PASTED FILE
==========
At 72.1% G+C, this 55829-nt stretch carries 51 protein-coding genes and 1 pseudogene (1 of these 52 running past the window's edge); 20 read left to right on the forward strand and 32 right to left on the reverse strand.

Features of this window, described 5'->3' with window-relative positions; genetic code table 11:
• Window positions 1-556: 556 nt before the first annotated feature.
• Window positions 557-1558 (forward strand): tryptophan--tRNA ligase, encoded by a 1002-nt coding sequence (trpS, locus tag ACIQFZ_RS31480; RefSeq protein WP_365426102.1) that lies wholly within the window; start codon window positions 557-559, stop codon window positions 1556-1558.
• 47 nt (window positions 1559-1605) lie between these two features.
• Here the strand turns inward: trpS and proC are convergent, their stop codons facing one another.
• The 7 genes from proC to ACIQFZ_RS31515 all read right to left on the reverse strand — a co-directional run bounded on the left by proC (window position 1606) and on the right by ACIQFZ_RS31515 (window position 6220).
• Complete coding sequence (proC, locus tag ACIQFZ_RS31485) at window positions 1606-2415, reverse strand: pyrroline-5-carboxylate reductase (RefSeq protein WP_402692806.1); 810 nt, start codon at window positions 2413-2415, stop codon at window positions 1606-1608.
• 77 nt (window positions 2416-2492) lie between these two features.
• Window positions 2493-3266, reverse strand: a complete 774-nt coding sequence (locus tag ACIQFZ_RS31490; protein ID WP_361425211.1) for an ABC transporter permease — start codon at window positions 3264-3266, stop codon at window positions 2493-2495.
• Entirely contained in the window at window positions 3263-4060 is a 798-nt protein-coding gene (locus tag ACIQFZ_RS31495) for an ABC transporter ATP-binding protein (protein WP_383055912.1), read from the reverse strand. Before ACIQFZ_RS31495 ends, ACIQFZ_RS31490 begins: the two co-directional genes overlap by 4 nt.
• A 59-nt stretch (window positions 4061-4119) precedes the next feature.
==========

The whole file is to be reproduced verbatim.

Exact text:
At 72.1% G+C, this 55829-nt stretch carries 51 protein-coding genes and 1 pseudogene (1 of these 52 running past the window's edge); 20 read left to right on the forward strand and 32 right to left on the reverse strand.

Features of this window, described 5'->3' with window-relative positions; genetic code table 11:
• Window positions 1-556: 556 nt before the first annotated feature.
• Window positions 557-1558 (forward strand): tryptophan--tRNA ligase, encoded by a 1002-nt coding sequence (trpS, locus tag ACIQFZ_RS31480; RefSeq protein WP_365426102.1) that lies wholly within the window; start codon window positions 557-559, stop codon window positions 1556-1558.
• 47 nt (window positions 1559-1605) lie between these two features.
• Here the strand turns inward: trpS and proC are convergent, their stop codons facing one another.
• The 7 genes from proC to ACIQFZ_RS31515 all read right to left on the reverse strand — a co-directional run bounded on the left by proC (window position 1606) and on the right by ACIQFZ_RS31515 (window position 6220).
• Complete coding sequence (proC, locus tag ACIQFZ_RS31485) at window positions 1606-2415, reverse strand: pyrroline-5-carboxylate reductase (RefSeq protein WP_402692806.1); 810 nt, start codon at window positions 2413-2415, stop codon at window positions 1606-1608.
• 77 nt (window positions 2416-2492) lie between these two features.
• Window positions 2493-3266, reverse strand: a complete 774-nt coding sequence (locus tag ACIQFZ_RS31490; protein ID WP_361425211.1) for an ABC transporter permease — start codon at window positions 3264-3266, stop codon at window positions 2493-2495.
• Entirely contained in the window at window positions 3263-4060 is a 798-nt protein-coding gene (locus tag ACIQFZ_RS31495) for an ABC transporter ATP-binding protein (protein WP_383055912.1), read from the reverse strand. Before ACIQFZ_RS31495 ends, ACIQFZ_RS31490 begins: the two co-directional genes overlap by 4 nt.
• A 59-nt stretch (window positions 4061-4119) precedes the next feature.